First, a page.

Interior inspiration from Milan…
The Salone Internazionale del Mobile was founded in 1961 as a vehicle for promoting Italian furniture and furnishings exports and soon became the most keenly awaited event in the world of furniture. Fiona Applegarth looks back on the 2019 Salone del Mobile and Euroluce.
It was over 20 years ago when I made my first visit to Milan Design week. Having established Sable Interiors a few years earlier, I was really eager to expand the portfolio of companies we could incorporate within our expanding project work and decided I should see what I could discover in Italy, the home of great design.
I have attended the trade fair every year since, and each time it has not only inspired me, but also fuelled my passion for what is emerging in the world of interiors. I am never disappointed with what I discover there as it is, undoubtedly, the home of some of the most talented and innovative furniture and lighting designers in the world. During one week in April every year some 2,300 furniture companies fill the 210,000 square metres of the 24 halls, and more than 350,000 trade visitors, like me, are attracted to visit.
The Salone del Mobile exhibition is one of the most important events in any professional interior designer and architect’s calendar. It allows us the opportunity to research the multitudinous existing and new suppliers, and a wide variety of cutting-edge and innovative product finishes and launches. The life blood of design.
Abuzz with excitement, we arrived and explored the first halls. It wasn’t long before we started to spot the key ongoing trends for 2019. Immediately we noticed the wonderful sinuous shapes inherent in the designs for both furniture and lighting. Sofas and chairs adopted a more feminine feel with gentle rounded edges: moulded and undulating with fluid lines and soft comfortable, generous cushions, seating design embraced convex sections and curved arm details.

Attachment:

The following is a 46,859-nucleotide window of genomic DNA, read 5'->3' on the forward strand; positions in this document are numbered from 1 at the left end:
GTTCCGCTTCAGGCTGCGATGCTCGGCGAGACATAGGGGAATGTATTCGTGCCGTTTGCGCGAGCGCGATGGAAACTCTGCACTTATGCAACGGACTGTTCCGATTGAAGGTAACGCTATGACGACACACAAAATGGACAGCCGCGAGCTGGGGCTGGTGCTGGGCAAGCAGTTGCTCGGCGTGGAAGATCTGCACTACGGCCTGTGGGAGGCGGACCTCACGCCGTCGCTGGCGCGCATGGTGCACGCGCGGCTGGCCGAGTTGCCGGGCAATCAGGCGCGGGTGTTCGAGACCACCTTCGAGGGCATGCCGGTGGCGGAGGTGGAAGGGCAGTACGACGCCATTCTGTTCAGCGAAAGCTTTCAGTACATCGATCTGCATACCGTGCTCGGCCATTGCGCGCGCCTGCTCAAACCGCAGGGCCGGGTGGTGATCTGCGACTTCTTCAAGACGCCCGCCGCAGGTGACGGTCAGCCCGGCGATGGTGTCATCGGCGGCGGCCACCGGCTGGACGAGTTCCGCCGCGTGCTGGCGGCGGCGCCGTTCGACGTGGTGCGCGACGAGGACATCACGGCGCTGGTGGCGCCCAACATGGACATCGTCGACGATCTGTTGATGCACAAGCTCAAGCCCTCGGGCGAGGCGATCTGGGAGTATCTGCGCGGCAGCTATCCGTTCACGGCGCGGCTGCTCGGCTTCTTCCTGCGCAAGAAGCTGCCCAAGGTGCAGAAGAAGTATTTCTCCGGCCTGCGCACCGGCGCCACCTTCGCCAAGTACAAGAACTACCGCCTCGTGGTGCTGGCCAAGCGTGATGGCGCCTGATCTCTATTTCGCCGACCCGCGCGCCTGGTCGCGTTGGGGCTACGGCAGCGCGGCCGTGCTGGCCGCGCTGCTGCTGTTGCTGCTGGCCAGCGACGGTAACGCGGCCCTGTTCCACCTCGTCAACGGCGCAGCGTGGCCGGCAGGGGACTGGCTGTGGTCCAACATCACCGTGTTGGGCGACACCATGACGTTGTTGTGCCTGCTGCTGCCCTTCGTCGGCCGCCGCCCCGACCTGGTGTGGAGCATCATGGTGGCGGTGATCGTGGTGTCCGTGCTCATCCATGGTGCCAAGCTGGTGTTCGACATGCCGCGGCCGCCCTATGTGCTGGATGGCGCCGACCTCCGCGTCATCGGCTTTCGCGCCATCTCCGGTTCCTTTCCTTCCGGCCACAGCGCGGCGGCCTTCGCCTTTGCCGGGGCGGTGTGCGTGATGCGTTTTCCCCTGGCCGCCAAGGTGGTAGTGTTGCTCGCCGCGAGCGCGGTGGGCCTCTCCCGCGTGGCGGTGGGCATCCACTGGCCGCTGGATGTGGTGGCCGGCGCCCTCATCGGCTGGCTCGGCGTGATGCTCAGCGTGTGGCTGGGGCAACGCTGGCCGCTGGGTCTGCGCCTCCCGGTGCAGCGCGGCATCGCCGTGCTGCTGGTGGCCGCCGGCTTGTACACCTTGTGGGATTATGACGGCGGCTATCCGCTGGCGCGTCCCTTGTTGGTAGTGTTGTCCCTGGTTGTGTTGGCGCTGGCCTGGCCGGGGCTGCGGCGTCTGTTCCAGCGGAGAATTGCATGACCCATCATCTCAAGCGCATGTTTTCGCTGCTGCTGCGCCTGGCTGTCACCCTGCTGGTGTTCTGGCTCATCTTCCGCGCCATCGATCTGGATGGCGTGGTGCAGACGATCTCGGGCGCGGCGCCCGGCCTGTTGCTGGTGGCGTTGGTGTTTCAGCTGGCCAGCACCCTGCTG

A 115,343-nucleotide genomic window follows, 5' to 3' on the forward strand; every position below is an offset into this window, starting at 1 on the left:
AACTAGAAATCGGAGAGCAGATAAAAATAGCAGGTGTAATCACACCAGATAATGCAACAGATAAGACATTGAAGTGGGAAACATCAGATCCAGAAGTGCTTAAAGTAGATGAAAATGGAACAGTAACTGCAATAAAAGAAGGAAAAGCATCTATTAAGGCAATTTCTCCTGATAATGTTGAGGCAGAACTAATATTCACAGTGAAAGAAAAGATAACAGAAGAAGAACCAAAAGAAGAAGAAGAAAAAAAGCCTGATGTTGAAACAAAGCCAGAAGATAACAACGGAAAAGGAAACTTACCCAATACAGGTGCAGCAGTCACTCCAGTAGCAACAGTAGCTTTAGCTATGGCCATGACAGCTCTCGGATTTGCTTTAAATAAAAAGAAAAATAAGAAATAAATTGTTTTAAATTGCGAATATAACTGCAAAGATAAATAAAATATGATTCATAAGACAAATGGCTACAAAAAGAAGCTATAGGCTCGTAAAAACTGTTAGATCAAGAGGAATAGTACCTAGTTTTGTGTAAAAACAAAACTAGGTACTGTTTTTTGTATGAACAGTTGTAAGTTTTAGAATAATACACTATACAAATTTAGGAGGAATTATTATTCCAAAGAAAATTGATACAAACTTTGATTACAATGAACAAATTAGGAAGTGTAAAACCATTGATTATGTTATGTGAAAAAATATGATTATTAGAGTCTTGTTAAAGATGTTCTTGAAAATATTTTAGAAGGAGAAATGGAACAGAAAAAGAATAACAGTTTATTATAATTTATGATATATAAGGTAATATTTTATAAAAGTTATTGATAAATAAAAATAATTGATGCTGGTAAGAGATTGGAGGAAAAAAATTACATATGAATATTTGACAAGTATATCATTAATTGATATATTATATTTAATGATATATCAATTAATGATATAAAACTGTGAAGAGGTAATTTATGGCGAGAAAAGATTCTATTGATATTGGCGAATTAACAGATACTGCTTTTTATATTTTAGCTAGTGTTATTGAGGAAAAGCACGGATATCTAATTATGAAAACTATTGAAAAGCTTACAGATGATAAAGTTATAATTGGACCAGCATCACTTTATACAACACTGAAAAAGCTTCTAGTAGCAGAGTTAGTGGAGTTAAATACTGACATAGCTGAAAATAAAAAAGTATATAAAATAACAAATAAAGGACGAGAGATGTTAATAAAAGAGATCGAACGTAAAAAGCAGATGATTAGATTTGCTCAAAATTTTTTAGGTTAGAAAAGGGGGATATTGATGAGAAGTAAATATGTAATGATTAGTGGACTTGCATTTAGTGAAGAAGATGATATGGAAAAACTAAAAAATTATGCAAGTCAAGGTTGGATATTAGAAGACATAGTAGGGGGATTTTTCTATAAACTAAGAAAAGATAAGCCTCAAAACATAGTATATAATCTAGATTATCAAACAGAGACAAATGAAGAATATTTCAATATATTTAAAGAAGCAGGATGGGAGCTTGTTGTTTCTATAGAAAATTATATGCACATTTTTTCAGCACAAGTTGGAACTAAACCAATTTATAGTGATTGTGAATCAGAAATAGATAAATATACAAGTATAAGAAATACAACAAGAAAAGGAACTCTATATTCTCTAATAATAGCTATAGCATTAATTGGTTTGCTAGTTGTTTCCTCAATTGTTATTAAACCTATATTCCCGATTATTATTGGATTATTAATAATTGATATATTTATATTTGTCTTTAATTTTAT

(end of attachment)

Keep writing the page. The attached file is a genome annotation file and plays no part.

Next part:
Leg designs for furniture were predominantly more cylindrical and slim in profile, not heavy and chunky. Perched upon slim T-shaped and tubular metal bases, the effect was a lighter feel as if these pieces were floating. Sideboards and storage cabinets had similar wonderful pencil thin cylindrical leg details.
To complement the seating, many companies continue to show ‘clusters’ of rounded coffee and side tables, all working together in a mixture of varying diameters, heights and finishes. Fun, interesting and a joy to behold, gone are the more regimented and strict hard lines of large square and rectangular coffee tables.
In my design work I have always had a passion for beautiful finishes. These are vital elements in a successful design scheme as they add depth and interest. As with London, in Milan we continued to see a propensity towards warm metallic tones of gold and brushed brass lacquered steel. Wood tones are less severe and warmer too in soft grey and tobacco colours rather than dark chocolate, and with a more appealing and apparent grain detail.
The use of natural stones on table tops, paneling and cabinetry continues to be prolific. Although we saw darker more masculine coloured stones such as Kenya Black and Sahara Noir, lighter stones such as Calacatta Oro and Carrara were consistently more popular choices.